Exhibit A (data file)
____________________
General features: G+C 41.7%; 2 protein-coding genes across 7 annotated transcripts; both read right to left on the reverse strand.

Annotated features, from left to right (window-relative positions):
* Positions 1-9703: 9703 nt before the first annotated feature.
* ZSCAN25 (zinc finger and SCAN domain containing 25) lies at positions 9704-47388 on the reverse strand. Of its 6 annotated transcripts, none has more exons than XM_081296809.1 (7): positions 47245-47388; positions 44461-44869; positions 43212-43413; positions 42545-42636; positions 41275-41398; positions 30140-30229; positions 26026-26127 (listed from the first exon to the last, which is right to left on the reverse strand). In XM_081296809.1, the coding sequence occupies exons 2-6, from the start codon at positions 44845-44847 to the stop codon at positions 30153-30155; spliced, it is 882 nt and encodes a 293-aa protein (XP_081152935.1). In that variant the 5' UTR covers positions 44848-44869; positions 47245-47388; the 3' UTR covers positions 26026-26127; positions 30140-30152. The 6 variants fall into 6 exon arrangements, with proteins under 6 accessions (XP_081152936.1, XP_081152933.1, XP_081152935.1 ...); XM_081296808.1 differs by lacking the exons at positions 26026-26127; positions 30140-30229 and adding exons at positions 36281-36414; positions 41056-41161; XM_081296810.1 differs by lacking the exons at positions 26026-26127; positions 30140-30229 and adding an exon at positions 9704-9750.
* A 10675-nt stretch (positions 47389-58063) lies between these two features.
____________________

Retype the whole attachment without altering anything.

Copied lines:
General features: G+C 41.7%; 2 protein-coding genes across 7 annotated transcripts; both read right to left on the reverse strand.

Annotated features, from left to right (window-relative positions):
* Positions 1-9703: 9703 nt before the first annotated feature.
* ZSCAN25 (zinc finger and SCAN domain containing 25) lies at positions 9704-47388 on the reverse strand. Of its 6 annotated transcripts, none has more exons than XM_081296809.1 (7): positions 47245-47388; positions 44461-44869; positions 43212-43413; positions 42545-42636; positions 41275-41398; positions 30140-30229; positions 26026-26127 (listed from the first exon to the last, which is right to left on the reverse strand). In XM_081296809.1, the coding sequence occupies exons 2-6, from the start codon at positions 44845-44847 to the stop codon at positions 30153-30155; spliced, it is 882 nt and encodes a 293-aa protein (XP_081152935.1). In that variant the 5' UTR covers positions 44848-44869; positions 47245-47388; the 3' UTR covers positions 26026-26127; positions 30140-30152. The 6 variants fall into 6 exon arrangements, with proteins under 6 accessions (XP_081152936.1, XP_081152933.1, XP_081152935.1 ...); XM_081296808.1 differs by lacking the exons at positions 26026-26127; positions 30140-30229 and adding exons at positions 36281-36414; positions 41056-41161; XM_081296810.1 differs by lacking the exons at positions 26026-26127; positions 30140-30229 and adding an exon at positions 9704-9750.
* A 10675-nt stretch (positions 47389-58063) lies between these two features.